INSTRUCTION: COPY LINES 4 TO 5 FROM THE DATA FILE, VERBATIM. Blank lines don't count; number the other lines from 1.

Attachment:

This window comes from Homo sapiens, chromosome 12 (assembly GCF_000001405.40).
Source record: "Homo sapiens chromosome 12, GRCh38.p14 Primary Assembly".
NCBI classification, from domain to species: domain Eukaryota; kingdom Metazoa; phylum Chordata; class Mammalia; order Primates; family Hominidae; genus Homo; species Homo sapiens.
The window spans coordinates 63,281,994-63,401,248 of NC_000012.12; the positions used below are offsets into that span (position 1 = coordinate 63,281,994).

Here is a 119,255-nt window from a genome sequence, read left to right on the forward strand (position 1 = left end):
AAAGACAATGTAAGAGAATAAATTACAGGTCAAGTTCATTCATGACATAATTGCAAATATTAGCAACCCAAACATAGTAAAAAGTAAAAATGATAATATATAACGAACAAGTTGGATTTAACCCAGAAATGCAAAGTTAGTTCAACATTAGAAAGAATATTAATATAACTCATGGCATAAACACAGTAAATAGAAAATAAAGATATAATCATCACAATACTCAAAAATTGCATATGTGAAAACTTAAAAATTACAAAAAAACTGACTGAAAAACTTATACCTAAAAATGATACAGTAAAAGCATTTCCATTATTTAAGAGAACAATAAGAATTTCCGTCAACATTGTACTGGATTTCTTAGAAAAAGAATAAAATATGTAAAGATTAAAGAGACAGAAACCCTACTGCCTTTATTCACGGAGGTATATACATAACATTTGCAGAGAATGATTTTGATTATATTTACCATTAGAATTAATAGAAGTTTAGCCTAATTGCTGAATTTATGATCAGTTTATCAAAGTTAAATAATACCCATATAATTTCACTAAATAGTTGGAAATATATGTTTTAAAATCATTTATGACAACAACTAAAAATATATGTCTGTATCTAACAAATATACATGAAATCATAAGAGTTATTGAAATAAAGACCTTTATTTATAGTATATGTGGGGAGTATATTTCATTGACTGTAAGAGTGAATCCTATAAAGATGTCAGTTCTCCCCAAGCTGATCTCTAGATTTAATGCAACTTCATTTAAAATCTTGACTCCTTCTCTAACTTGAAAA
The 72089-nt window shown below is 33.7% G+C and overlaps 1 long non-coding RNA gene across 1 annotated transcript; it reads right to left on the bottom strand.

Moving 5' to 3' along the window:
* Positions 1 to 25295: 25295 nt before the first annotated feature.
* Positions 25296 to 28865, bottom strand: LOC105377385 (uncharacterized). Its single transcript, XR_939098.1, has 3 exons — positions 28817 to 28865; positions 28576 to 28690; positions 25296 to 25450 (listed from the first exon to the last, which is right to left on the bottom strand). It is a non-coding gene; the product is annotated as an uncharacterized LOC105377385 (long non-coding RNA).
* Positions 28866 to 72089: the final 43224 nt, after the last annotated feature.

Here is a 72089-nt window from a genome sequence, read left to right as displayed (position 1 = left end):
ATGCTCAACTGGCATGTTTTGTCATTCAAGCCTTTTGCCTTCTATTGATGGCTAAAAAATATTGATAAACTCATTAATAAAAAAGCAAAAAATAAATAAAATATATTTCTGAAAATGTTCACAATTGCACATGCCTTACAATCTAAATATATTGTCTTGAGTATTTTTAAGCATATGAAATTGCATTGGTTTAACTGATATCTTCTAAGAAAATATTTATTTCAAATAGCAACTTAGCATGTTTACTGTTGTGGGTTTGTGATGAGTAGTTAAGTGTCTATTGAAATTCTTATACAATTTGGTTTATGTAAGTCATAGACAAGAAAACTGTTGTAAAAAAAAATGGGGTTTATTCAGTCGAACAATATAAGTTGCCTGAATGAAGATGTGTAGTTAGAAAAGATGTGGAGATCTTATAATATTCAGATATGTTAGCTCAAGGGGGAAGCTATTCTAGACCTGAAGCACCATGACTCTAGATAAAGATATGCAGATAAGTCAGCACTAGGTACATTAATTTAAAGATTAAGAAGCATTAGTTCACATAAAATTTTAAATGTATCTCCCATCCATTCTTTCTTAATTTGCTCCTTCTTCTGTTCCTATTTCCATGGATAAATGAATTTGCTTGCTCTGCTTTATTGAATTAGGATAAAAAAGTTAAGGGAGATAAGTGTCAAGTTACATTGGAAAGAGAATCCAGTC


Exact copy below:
The window spans coordinates 63,281,994-63,401,248 of NC_000012.12; the positions used below are offsets into that span (position 1 = coordinate 63,281,994).

Here is a 119,255-nt window from a genome sequence, read left to right on the forward strand (position 1 = left end):